Walking police prevent riots during journalist sit-in [Archives:2007/1073/Front Page]

August 2 2007

By: Saddam Al-Ashmouri
For Yemen Times

SANA'A, July 31 ) A number of activist organized a sit-in at Freedom Square, protesting against journalists and intimidating the editor-in chief of state-run newspaper 14 October. The protesters condemned the “terrorists” and “subverters.”

During the sit-in there was no reporter present from 14 October to release a statement. 14 October accused mosque imams in Aden of attacking the newspaper along with its editor, after the imams' failed attempts at collecting signatures to prevent publication of the newspaper.

The activists' sit-in coincided with the 14th sit-in held by journalists in the same square, demanding the release of SMS media as well as electronic news sites. Both sit-ins experienced riots where a group of people spoke out against journalists and attacked those demanding the release of media means.

This led to the intervening of walking police and cabinet guards, who separated angry protesters in order to prevent conflict similar to last week's riots.

The sit-in activities commenced with a speech by human rights activist, Ali Al-Dailami. Al-Dailami stated that liberty is not a gift or a grant bestowed by someone. It is a right that must be taken lawfully and according to the constitution. He also pointed out that the constitution stipulated that everyone has the right to establish a political party as well as to found a newspaper. Al-Dailami questioned why there must be a license from the government for everything. These are normal rights of every citizen in every country.

He added, “We have to choose either freedom or chains. The constitution is very vivid, and does not need men of law to interpret it. What we need is to say we are here to demand our freedom and independence.”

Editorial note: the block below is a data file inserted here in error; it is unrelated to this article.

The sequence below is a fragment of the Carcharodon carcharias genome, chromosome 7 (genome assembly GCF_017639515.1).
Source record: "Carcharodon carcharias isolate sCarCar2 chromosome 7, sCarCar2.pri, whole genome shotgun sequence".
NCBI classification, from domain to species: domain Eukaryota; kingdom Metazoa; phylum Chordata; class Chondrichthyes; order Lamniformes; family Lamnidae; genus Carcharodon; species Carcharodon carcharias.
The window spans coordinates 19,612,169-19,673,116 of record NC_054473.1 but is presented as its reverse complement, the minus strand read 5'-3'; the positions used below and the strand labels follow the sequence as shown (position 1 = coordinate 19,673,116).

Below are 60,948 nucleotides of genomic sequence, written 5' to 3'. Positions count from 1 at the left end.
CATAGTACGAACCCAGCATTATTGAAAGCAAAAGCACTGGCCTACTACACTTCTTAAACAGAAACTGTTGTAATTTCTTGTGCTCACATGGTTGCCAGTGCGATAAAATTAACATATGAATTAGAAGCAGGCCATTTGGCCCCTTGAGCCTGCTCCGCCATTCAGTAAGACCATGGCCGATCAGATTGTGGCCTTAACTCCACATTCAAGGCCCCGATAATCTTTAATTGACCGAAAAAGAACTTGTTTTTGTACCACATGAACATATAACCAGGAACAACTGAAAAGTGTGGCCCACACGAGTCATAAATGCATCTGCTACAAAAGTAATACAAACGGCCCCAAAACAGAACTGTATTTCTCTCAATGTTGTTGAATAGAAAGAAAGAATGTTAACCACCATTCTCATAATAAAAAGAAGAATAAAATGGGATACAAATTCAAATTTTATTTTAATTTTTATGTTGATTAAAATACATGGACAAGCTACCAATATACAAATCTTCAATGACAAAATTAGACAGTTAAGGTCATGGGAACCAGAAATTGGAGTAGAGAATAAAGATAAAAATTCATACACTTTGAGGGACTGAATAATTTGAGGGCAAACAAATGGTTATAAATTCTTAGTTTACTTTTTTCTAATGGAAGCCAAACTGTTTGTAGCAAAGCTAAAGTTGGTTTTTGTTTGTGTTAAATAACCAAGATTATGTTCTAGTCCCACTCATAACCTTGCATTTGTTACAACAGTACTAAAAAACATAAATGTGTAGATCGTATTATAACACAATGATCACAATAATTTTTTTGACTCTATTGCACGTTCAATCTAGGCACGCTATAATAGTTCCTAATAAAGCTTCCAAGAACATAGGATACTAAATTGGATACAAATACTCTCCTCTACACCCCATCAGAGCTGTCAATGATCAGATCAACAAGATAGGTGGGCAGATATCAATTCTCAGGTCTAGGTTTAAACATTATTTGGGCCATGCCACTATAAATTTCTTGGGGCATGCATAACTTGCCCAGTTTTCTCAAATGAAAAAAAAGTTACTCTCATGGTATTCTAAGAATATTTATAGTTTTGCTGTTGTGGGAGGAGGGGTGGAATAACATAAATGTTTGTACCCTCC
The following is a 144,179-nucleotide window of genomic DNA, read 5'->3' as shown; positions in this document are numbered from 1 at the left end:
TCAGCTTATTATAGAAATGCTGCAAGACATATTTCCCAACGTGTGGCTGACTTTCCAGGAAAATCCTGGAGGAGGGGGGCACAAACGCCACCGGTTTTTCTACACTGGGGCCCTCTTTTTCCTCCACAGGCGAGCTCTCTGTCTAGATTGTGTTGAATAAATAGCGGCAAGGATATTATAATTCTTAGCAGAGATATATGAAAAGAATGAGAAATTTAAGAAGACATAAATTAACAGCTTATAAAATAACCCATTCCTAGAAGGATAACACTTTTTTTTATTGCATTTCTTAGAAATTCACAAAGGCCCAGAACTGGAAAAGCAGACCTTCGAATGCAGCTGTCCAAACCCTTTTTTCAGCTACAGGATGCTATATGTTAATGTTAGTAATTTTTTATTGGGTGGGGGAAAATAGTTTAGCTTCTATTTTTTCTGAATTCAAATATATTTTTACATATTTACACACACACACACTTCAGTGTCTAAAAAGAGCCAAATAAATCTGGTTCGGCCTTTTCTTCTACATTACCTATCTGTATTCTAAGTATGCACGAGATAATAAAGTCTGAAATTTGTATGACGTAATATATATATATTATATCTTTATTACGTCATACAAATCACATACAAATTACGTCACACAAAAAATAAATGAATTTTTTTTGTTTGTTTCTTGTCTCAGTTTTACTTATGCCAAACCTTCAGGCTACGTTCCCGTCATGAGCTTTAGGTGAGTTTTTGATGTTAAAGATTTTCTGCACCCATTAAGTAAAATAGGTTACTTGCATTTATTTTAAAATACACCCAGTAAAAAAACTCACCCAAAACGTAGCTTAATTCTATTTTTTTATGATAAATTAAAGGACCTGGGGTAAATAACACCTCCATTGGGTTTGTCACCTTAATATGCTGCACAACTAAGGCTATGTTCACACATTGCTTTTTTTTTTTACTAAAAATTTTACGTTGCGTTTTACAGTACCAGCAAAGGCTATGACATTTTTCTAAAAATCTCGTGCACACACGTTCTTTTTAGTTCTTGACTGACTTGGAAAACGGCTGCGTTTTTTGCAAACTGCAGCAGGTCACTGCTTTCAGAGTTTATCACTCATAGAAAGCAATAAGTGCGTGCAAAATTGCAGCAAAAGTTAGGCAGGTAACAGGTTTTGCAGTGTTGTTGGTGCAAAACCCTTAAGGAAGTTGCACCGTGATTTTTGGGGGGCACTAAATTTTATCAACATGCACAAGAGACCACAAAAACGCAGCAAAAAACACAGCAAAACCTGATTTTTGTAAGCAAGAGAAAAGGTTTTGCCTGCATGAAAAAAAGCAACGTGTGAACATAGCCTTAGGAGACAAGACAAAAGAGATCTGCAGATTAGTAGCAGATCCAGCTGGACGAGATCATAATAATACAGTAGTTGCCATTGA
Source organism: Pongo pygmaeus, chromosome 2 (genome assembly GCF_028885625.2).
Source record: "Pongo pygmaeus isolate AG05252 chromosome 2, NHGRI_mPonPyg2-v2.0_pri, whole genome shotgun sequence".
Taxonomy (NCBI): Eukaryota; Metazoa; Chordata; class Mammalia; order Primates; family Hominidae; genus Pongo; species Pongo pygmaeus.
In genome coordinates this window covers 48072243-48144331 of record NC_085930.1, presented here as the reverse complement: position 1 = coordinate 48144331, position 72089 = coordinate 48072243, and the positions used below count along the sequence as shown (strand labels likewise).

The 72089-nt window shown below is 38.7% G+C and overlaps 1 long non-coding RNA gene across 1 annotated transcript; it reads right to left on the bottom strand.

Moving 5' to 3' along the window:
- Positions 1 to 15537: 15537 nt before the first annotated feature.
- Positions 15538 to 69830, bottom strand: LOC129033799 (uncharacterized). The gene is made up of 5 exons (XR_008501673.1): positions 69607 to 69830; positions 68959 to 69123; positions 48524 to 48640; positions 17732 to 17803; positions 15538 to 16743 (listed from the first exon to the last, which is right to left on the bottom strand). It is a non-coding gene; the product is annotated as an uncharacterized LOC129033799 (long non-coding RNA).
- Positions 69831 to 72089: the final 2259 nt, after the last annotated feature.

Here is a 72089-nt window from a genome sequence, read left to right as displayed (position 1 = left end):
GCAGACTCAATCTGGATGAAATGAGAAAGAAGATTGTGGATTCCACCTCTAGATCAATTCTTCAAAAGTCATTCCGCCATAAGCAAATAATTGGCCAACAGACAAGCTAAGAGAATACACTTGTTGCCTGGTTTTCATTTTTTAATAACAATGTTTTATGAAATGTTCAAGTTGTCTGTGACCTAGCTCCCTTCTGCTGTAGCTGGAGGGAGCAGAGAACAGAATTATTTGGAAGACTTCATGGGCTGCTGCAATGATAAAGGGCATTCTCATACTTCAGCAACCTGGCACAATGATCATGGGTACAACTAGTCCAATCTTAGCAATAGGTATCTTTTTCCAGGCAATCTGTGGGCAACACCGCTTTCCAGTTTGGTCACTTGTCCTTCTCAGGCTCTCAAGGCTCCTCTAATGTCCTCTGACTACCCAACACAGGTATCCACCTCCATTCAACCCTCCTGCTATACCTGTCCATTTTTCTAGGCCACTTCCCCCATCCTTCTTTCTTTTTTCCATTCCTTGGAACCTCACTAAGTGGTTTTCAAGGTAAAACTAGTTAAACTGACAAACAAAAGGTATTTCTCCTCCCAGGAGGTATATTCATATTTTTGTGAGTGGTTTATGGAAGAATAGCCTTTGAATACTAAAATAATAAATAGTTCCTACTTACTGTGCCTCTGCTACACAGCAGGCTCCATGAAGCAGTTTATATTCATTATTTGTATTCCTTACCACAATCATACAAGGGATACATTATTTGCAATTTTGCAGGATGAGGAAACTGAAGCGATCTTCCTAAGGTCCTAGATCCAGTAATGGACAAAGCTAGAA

Khalid Al-Ansi, lawyer and executive manager of the National Organization for the Defense of Rights and Freedoms (HOOD), affirmed the right of protesters to have newspaper licenses and supported unblocking Without Chains mobile service. He also stressed the importance of abolishing the Ministry of Information, describing it as a “bastille,” and deeming it a symbol of repression.

Tawakul Kurman, chairperson of Women Journalists Without Chains delivered a speech in which she renewed the protesters' demands requesting the president to ensure the right of possessing media means as an execution of his electoral program.

Kurman stated that her organiztion will maintain solidarity with Al-Shara' newspaper as well as its editorial staff, Nayif Hassan and Nabeel Subea'. The protesters condemned the terrorist attack launched against the newspaper's building by armed personnel. Protesters also demanded that state authorities investigate the perpetrators, holding the state accountable for the future of Hassan and Subea'.

Additionally, protesters upheld solidarity with Al-Wasat newspaper due to violations wo which the paper was subjected through prosecutions against its editor, Jamal Amer along with three writers. They reaffirmed their objection to such violations.

Protestors will reconvene their sit-in next Tuesday. It will be the 15th sit-in staged in a four-month period.